When There is Only a Will There’s No Way You’re Avoiding Probate

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Kira S. Masteller | Shareholder

May 28, 2020

May 28, 2020

A common misconception is that when you die with a Will, your heirs avoid probate. In California when you die with a Will and the total assets owned in your sole name exceed $166,250, your estate goes through probate (a court proceeding) before the assets can be transferred to your beneficiaries.

The Executor, the person named to administer your Will, is responsible for filing the court documents required to open the probate case, collect the assets, advise creditors of your death, manage the estate, and distribute the assets according to your wishes. This process can be difficult, lengthy and expensive. This article provides you with a brief overview of probate and what is expected of your Executor.

Executor’s Duties

The Executor usually works with an attorney to determine whether or not a probate is required, represents the estate through the court proceeding, collects your assets, pays your debts, and manages the estate assets and issues during the probate process. An Executor’s duties range from finding assets/accounts and liabilities to handling day-to-day details such as cleaning out your home and holding an estate sale.

The Executor works with a court-appointed appraiser to value real estate, stocks, artwork, cars and other assets, cancel credit cards and subscriptions, notify the Franchise Tax Board and Internal Revenue Service of your death, file your final income tax returns, and investigate claims against the estate.

The Executor sets up an estate checking account to hold assets and pay debts. Before the estate can be distributed to the beneficiaries, the Executor must file an inventory of all the estate assets with the court, ensure that all valid claims against the estate are paid, and then report to the court when the estate is ready to be distributed.


In Los Angeles, the probate process can be completed in as little as nine months, but generally takes 12 to 18 months.

The process begins when the Executor files a Probate Petition with the court and lodges your Will with the Court Clerk. The Executor publishes formal legal notice of the hearing date in a local newspaper and mails legal notice of the hearing to all of your legal heirs and the beneficiaries under your Will. The initial hearing date is set approximately four to six weeks after the petition is filed with the Court.

At the hearing, the Executor is appointed to serve and will be issued Letters Testamentary. The appointment and Letters Testamentary allow the Executor to gather your assets, ascertain your liabilities, prepare an inventory and appraisal to file with the court, provide legal notice to potential creditors, pay off any debts, and, if needed, sell real and personal property. Once all of your liabilities are paid, the Executor petitions the court for the authority to distribute the remaining assets to the beneficiaries as directed in the Will and reports to the Court how the estate was administered. This report and Petition for Distribution cannot occur until at least 120 days after the creditors are sent notice, and often is not filed until 8 or 9 months after the petition was initially filed.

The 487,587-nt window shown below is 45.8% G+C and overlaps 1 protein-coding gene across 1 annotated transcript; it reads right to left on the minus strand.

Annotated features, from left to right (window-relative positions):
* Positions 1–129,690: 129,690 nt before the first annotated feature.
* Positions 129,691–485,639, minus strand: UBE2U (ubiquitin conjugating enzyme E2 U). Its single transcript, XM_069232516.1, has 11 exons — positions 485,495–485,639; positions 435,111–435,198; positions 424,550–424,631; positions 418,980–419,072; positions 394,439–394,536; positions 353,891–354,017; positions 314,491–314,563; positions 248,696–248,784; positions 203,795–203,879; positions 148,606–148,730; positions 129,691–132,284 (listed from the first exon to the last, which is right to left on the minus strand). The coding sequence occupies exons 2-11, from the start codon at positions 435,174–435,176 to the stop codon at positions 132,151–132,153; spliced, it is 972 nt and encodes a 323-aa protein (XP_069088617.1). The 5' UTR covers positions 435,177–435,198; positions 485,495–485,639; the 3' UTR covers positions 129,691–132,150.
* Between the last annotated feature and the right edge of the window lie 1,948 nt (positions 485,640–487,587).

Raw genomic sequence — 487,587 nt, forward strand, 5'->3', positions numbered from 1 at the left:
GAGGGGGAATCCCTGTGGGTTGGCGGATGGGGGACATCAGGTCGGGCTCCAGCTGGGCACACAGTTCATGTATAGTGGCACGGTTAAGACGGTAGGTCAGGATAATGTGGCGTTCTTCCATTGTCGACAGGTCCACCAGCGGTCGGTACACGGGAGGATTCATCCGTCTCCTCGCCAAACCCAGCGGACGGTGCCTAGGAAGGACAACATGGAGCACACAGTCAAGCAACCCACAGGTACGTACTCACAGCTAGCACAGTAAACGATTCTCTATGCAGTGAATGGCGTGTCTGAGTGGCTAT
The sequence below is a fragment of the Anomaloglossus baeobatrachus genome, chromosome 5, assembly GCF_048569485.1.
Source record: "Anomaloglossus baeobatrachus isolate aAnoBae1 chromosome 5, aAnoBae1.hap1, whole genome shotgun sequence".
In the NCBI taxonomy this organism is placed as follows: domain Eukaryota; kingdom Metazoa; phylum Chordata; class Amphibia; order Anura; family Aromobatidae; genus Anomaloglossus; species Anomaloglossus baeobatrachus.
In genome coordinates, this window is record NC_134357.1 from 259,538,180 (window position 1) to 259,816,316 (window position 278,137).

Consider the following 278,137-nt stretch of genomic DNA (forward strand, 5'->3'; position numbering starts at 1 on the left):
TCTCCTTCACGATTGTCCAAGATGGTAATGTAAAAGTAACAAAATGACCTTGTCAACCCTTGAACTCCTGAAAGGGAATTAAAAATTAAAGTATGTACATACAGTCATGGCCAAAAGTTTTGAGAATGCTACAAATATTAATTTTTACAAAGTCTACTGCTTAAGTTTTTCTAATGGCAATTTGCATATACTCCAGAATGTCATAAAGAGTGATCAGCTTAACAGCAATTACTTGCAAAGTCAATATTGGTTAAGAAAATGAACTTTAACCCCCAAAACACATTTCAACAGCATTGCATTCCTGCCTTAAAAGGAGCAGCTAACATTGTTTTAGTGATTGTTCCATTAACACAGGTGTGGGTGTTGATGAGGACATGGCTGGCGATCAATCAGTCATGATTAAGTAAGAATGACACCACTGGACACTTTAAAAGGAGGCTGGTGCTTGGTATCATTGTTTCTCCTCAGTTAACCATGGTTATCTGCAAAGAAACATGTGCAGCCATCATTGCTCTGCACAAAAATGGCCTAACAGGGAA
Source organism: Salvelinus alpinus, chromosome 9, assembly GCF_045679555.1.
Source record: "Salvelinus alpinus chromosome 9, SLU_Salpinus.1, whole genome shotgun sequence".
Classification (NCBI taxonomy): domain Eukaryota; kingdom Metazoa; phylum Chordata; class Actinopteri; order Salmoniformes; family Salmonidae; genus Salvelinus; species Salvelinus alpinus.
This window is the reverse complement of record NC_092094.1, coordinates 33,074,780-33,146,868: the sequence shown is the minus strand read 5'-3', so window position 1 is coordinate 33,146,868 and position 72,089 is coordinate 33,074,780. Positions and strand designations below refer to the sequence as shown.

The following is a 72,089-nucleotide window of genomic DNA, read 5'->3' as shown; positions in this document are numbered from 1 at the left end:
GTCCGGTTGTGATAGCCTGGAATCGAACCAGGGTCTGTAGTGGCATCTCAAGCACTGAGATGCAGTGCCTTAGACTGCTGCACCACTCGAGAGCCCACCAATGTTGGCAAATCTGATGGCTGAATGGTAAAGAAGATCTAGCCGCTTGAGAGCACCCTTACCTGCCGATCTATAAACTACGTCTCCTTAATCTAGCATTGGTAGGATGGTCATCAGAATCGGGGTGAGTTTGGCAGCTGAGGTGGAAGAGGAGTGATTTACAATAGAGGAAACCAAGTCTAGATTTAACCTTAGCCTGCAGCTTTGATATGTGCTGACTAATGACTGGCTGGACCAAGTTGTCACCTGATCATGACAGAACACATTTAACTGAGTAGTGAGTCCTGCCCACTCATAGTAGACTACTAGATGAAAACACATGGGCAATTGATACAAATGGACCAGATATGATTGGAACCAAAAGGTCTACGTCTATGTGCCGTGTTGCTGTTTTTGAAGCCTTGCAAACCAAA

Cost of Probate

The court filing fees, publication fees, appraisal fees, and other miscellaneous expenses are generally less than $5,000. Executor fees and the Executor’s Attorney Fees alone, without disputes or unusual circumstances, will each be approximately two to four percent of the total estate value. For example, if the only asset subject to probate in your estate is a house appraised at $1,000,000, the Executor’s commission will be $23,000 and the Executor’s attorney fees will be $23,000, regardless of any mortgages on the property. Thus, with just a Will and a house valued at $1,000,000, your probate costs are approximately $51,000,00.

How To Avoid Probate

Good News

The inconvenience, time, and expense of probate can easily be avoided with a combination of strategies such as having a Trust, designating payable on death beneficiaries, and owning in joint tenancy. If you are concerned that your loved ones will have to go through the probate process to administer your estate, you should consult an estate planning attorney to help ensure that your assets will not be subject to probate at the time of your death.

Small Estate

If your estate has no real estate and is valued at less than $166,250 at the time of your death, probate may not be necessary. Instead, a small estate affidavit can be used to collect your accounts/assets and thereafter distribute them to the beneficiaries according to your Will.

Account Types

Some accounts are not subject to probate or your Will, including but not limited to assets with Payable on Death beneficiary designations (e.g. life insurance, retirement accounts, annuities, bank accounts, brokerage accounts), real property titled with a Revocable Transfer on Death Deed, and assets held in joint tenancy or as community property.

A Will can be an effective estate plan for small estates or estates where Payable on Death accounts make up the majority of the estate.

Speaking to an estate planning attorney can help you avoid probate and get your financial and medical affairs in order with a Powers of Attorney for Health Care and Asset Management Powers of Attorney in the event you are incapacitated.

Kira S. Masteller and Lani Fu are trust and estate planning attorneys.




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